9 Strategies to Boost Your Mood During the Dark Fall and Winter Seasons

Many of us feel a drag on our moods during the darker days of fall and winter. These tips and tricks can help you manage your mood as the days get shorter.

Even the most optimistic and happy-go-lucky among us can feel a little moody as the seasons change.

Fortunately, there are practical ways to bring some small bursts of joy into your life—any time of year. In fact, you probably have everything you need at home to help boost your mood. Just try one of these uplifting strategies to help you relax, unwind, and experience a little satisfaction. You may find that the long months ahead seem a little more manageable.

01 of 09

Make an easy-to-achieve goal (and complete it).

Many of the hobbies and activities we love—like yoga classes or learning a new language —are open-ended, with no finish line in sight. Try picking a smaller goal that has a definite (and satisfying) ending. "Try things like cleaning out a closet, learning to play two songs on the ukulele, or getting caught up on organizing photo albums," says happiness guru Gretchen Rubin, author of Happier at Home and Outer Order, Inner Calm. "You'll get the good feelings of tackling something meaningful, and the surge of energy that comes with completing a task."

02 of 09

Prep what you'll need to make fall and winter better.

Whatever the date on the calendar, stock up on things that might make the winter more wonderful for you. Collect items to make your home comfier, cozy patio heaters or fire pits to make outdoor get-togethers doable, or a large-screen TV to make movie nights on your couch at home more epic.

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03 of 09

Get some early morning light.

As the days get shorter and colder, seasonal affective disorder can be an issue. You can help stave off the winter blues with exposure to sunlight. "It's really important to get sunlight, especially that early morning light," Rubin says. Just a 15-minute morning walk outside (even if it's overcast) can help you improve your focus. (Bonus: That vitamin D can also help boost your immune system.)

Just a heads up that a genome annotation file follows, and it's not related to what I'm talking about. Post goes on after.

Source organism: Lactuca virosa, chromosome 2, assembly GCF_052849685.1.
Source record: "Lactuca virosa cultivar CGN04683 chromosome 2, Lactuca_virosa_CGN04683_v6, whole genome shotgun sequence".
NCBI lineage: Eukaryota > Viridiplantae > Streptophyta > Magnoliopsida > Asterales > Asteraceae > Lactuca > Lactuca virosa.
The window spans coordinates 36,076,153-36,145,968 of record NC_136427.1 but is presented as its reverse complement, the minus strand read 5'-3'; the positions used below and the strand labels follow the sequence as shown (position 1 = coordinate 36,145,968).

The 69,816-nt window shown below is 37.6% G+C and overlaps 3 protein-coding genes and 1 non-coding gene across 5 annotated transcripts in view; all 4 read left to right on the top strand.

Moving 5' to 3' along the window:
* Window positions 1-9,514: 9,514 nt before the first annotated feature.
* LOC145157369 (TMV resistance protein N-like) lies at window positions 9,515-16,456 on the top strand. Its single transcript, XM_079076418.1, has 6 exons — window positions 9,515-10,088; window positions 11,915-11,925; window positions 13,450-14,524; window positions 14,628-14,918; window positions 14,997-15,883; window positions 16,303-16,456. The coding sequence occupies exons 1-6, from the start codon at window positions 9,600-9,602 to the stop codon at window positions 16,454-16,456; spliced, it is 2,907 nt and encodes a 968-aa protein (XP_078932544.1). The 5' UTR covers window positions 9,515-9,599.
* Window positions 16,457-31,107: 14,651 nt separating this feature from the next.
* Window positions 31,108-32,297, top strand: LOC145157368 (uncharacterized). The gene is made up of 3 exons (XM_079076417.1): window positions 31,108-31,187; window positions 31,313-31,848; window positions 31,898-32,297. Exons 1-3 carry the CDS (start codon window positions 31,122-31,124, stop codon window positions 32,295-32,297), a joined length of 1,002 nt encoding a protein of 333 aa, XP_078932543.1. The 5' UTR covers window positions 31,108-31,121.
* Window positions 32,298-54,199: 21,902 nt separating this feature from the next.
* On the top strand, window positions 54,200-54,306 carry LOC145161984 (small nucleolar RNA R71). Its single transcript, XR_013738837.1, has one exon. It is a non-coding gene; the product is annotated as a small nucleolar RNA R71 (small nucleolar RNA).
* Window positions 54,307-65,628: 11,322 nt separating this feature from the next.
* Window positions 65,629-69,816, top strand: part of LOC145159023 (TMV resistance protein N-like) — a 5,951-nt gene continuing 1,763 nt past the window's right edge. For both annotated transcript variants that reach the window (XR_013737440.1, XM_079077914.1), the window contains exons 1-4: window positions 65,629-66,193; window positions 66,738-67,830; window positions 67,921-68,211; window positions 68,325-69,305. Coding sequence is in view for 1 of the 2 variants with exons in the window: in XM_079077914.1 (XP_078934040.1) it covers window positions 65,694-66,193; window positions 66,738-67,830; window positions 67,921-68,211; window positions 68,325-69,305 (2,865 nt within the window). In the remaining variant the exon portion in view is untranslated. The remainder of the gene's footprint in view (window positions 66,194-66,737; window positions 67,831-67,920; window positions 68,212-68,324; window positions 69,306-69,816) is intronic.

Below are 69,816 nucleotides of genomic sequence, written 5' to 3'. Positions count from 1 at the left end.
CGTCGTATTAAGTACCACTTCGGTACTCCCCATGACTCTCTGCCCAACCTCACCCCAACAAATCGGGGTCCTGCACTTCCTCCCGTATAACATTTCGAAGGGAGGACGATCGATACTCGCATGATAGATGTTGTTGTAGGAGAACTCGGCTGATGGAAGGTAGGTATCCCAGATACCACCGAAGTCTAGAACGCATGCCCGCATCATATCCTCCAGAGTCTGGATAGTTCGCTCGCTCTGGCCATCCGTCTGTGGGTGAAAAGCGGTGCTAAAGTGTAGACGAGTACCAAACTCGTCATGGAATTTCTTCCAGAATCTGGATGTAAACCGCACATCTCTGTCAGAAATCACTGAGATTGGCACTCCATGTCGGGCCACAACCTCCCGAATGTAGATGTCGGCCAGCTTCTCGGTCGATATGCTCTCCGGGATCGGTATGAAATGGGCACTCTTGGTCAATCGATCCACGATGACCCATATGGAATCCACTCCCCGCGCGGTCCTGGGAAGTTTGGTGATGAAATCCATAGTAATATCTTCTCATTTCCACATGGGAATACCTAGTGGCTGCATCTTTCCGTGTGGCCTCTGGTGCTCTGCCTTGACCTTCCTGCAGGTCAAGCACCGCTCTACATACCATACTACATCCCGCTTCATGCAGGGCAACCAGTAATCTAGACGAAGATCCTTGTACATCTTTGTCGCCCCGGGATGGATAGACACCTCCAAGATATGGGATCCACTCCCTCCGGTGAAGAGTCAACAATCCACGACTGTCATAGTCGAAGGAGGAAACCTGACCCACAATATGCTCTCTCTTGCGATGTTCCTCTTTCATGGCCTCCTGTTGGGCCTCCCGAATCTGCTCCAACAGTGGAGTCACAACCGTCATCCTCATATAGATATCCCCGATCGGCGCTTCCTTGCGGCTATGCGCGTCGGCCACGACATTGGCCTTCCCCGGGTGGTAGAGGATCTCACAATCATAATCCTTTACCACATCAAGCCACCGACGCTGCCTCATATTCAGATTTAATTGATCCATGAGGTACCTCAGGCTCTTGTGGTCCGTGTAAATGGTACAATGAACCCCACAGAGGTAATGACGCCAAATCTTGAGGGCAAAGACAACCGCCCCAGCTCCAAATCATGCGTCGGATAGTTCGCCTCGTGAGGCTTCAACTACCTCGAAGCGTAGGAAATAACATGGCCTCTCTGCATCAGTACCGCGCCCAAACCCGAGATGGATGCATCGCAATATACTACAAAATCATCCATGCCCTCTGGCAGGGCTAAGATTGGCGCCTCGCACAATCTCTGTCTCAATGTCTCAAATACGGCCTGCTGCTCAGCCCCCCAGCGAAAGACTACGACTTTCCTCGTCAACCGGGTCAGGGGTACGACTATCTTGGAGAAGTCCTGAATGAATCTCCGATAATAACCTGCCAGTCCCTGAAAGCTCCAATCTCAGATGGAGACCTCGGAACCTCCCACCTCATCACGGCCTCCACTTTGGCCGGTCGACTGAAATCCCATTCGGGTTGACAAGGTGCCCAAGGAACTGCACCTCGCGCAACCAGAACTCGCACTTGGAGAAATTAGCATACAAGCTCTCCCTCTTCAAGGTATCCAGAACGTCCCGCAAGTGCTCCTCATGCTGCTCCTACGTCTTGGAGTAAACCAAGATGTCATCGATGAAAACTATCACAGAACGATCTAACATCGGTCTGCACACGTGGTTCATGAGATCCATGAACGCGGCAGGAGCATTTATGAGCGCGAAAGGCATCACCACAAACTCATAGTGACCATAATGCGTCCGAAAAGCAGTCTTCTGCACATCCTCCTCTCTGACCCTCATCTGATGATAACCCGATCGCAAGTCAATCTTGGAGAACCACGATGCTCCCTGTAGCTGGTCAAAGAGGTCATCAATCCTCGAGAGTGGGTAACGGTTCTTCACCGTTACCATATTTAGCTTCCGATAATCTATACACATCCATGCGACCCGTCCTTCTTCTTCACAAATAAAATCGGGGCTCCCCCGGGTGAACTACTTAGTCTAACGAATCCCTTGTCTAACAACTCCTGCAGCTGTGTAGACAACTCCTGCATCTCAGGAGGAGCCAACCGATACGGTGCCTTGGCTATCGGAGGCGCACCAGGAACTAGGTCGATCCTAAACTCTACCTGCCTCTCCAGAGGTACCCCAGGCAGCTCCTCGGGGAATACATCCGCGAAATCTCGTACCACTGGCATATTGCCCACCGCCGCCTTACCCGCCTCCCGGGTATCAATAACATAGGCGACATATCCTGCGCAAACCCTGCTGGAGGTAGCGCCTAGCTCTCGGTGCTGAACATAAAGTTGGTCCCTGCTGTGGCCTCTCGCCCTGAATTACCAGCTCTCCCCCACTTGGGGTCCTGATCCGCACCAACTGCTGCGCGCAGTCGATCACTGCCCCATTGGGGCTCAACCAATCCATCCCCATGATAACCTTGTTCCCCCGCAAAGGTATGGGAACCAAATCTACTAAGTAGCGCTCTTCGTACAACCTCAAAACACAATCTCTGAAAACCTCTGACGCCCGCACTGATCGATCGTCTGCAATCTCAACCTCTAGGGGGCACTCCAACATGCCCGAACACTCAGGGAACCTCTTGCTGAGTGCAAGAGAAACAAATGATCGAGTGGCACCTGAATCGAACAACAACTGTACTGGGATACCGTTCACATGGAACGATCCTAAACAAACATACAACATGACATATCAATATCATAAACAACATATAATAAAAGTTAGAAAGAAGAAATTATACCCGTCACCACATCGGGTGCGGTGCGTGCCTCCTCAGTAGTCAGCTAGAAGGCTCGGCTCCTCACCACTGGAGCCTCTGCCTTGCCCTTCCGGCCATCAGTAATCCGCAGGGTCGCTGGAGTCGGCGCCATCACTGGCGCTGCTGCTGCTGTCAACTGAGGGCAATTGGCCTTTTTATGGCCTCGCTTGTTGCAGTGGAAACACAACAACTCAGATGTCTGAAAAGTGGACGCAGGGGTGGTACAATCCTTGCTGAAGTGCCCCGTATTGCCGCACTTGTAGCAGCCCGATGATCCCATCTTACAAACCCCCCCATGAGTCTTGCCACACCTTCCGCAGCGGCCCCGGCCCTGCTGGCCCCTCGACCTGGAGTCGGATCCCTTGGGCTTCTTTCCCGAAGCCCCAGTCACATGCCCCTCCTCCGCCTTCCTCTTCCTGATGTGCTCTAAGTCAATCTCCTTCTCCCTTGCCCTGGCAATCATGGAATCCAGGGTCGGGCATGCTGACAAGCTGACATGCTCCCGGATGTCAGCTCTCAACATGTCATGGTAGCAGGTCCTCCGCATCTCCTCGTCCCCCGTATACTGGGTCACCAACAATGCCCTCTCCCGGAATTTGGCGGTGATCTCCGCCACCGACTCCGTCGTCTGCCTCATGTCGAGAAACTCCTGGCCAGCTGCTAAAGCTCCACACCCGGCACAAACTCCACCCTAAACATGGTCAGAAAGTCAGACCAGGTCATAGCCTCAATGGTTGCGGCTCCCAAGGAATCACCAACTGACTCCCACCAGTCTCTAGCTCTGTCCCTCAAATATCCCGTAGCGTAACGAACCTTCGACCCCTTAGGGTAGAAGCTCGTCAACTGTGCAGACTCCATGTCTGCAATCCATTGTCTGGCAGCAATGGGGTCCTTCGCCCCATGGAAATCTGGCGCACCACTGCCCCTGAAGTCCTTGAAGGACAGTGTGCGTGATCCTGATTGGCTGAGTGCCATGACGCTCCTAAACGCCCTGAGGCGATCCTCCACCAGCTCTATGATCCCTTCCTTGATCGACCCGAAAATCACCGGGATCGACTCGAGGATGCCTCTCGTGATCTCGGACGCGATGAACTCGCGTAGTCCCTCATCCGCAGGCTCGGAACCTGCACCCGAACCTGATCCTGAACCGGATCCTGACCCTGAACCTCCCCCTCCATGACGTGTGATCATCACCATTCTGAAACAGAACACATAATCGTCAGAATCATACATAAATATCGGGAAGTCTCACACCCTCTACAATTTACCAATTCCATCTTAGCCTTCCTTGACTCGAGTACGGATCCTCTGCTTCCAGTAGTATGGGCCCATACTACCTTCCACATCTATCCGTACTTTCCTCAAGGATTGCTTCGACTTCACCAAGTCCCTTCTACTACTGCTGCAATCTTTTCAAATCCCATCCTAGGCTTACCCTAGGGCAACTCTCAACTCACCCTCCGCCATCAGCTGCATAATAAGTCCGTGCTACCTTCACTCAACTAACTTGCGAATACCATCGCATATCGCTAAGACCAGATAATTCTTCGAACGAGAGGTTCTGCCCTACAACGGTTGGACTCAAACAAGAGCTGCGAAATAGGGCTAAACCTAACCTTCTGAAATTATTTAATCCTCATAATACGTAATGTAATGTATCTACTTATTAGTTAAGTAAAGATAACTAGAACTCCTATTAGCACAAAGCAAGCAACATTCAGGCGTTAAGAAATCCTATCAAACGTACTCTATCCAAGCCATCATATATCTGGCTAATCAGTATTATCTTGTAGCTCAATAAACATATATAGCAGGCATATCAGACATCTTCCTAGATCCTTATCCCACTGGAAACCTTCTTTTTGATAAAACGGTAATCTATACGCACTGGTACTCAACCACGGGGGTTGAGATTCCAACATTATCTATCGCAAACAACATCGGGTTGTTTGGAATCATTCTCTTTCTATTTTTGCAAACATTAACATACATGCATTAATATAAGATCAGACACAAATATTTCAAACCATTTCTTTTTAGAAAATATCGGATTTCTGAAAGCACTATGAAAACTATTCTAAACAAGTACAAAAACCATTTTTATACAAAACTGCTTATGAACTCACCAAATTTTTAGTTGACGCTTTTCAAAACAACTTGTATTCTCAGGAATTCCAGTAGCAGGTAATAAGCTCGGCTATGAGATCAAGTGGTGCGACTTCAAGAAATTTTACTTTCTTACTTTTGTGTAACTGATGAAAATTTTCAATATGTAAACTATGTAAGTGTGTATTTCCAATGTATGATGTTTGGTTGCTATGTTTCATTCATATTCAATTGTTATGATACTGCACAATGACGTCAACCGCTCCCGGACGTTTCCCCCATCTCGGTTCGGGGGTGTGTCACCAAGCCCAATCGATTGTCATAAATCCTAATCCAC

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04 of 09

Engage your senses.

"People are really tapping into their sense of smell now," Rubin says. "Scented candle sales are through the roof, but any good smell—a bottle of vanilla, maple syrup, pumpkin spice—works."

05 of 09

Make a happy playlist.

Upbeat music can really help you feel better, so go ahead and put together a playlist of songs that can act as a pick-me-up. And choose a song that you love as your wake-up alarm. "Just be sure to rotate it out after a while, so you don't start to get a Pavlovian response to the song if you have a hard time getting up in the morning," Rubin says.

06 of 09

Do something good for someone else.

Giving to others always makes us feel good—and you'll be helping to brighten someone else's day too. Rubin suggests offering items you're decluttering from your home on a local freecycle group or helping to make introductions for people. In a time when people are looking for connection, it's always great to help people meet a potential new friend or colleague.

07 of 09

Do a little home improvement.

Is it long past time to upgrade your setup? You might consider splurging on a standing desk instead of using your kitchen table for work. Paint the kitchen a brighter hue, or invest in some new workout equipment. "I think more and more it's sinking in that we need to make ourselves comfortable in our home environment," Rubin says.

08 of 09

Pet a furry friend.

"If you want an instant pick-me-up, pet a dog or cat," Rubin says. "Everyone's hungry for touch, and petting a dog or cat is such a soothing thing." If you don't have a pet to snuggle, head out for a walk—there are probably a few puppies being walked right now outside your door that would be happy to let you pet them for a few minutes.

09 of 09

Declutter painlessly.

Lots of research shows that better organization helps you feel happier at home, but that doesn't mean you have to commit to spending long hours scaling back your closets and book collections. In fact, it may be as simple as committing to a minute at a time. "It takes so much energy to clear clutter," Rubin says. "But if it takes less than a minute to do, you should do it without delay—whether it's filing a document or bringing your dirty coffee cup back to the sink. It doesn't feel like it's a toll on your energy or time, and it gets rid of a scum of clutter. And that can be very energizing."

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